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Cluster 8
The Chemistry of Life

Subject to revisions until January 1 2017

 

Core Courses

Organic Molecules: Nature's Building Blocks and Drug Design

Organic molecules – proteins, carbohydrates, fats, etc – are the basic construction materials for all life forms.  Organic chemists spend their careers making, breaking, analyzing, and thinking about them.  We will introduce how chemists interact with nature's building blocks in the lab, with molecular models, and on paper, to show how chemistry is applied to solve real-world problems in the fields of pharmaceuticals, energy, and materials science. An emphasis will be placed the importance of the three-dimensional shape of molecules and how this property influences biological activity and the ability to treat diseases. We will discuss the organic chemistry of pharmaceutical molecules and specific drug-protein interactions that help us understand their mechanisms of action. Labs will involve chemical synthesis, renewable chemistry, and the application of computer modeling techniques to the design of new medicinal compounds.

 

What are polymers and how are they used in our everyday lives?

A polymer (from Greek poly- "many" and -mer, "parts") is a large molecule, or a macromolecule, composed of many repeating subunits, or monomers. Polymers literally surround us: many things we buy, eat, wear, consume, and discard are made of polymers. Most of the polymers are organic molecules, some are natural and some are synthetic. Our bodies are also mostly polymeric: bones, muscles, DNA, skin, hair, to name just a few. We will discuss most common polymer structures, their properties, and what chemistries and building blocks are used to synthesize polymers. We will study relationships between the molecular structure of a monomer and polymer properties. Finally, we will cover typical applications of polymers. Labs will involve synthesis of different polymers and characterization of their properties.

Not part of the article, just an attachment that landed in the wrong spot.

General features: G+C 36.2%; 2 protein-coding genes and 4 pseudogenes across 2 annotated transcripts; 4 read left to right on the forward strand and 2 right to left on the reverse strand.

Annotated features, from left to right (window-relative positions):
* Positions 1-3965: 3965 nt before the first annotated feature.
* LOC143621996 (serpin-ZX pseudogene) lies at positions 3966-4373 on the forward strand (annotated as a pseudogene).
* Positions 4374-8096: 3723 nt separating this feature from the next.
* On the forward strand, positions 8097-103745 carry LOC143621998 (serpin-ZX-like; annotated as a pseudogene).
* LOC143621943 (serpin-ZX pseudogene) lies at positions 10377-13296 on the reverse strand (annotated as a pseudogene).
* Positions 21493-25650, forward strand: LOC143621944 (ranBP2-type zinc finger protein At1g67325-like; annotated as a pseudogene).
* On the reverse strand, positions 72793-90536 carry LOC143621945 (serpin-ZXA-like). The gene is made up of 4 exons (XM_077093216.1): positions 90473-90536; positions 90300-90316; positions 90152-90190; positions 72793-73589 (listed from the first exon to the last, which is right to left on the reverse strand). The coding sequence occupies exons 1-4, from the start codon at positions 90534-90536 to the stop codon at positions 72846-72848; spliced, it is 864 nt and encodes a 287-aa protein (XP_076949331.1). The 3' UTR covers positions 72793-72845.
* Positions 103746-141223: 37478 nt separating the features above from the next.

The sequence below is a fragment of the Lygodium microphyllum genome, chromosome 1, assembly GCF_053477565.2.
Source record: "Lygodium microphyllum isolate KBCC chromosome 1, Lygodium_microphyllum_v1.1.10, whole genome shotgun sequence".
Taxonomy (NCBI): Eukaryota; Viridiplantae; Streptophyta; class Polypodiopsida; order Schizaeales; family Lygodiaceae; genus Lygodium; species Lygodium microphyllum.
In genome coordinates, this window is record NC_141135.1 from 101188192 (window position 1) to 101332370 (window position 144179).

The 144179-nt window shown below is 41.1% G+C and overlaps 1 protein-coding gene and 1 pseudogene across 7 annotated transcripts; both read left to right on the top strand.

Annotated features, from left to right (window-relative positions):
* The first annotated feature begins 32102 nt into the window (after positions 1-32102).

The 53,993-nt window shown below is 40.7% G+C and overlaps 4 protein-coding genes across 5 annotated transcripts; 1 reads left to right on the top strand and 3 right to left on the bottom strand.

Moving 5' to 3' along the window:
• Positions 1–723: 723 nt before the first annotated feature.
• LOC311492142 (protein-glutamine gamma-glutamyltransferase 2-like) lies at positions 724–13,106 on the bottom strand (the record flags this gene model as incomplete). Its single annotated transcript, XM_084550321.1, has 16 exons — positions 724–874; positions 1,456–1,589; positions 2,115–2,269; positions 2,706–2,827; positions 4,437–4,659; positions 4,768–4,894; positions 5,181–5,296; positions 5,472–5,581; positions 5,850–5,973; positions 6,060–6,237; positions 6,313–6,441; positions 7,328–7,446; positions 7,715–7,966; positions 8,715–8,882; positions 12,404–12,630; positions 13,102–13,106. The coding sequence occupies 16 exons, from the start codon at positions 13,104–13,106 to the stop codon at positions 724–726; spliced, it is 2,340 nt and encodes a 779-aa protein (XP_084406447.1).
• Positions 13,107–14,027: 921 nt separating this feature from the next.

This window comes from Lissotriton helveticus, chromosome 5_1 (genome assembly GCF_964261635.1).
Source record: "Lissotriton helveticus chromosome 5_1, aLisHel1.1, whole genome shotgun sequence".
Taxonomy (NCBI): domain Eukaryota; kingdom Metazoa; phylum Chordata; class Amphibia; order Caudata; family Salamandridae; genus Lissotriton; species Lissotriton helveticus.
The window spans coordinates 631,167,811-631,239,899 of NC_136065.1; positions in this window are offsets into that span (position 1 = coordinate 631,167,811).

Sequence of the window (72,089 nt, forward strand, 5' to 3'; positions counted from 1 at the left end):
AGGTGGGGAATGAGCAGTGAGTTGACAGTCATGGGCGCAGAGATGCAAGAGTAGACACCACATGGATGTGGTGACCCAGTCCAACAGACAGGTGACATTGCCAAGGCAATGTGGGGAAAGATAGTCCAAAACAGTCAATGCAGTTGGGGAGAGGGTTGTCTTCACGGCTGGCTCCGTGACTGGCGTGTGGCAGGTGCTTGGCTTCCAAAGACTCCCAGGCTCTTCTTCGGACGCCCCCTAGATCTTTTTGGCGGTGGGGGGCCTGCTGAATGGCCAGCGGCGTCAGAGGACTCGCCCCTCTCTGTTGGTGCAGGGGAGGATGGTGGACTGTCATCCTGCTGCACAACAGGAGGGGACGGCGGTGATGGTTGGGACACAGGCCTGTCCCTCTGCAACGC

Energy Materials for a Better World

Our economy, in its current form, is not sustainable. We burn fossil fuels to drive cars, run factories, heat or cool houses. But sooner or later, fossil fuel supplies will run out and new energy sources need to be promptly explored. We will cover the fundamental principles of materials for sustainable energy harvesting, storage and transformation: thermoelectrics, Li-batteries, photocatalysts. Current challenges in materials synthesis and performance optimization will also be discussed. Labs will involve synthesis of semiconducting materials and characterization of their properties.

Modified 12-28-16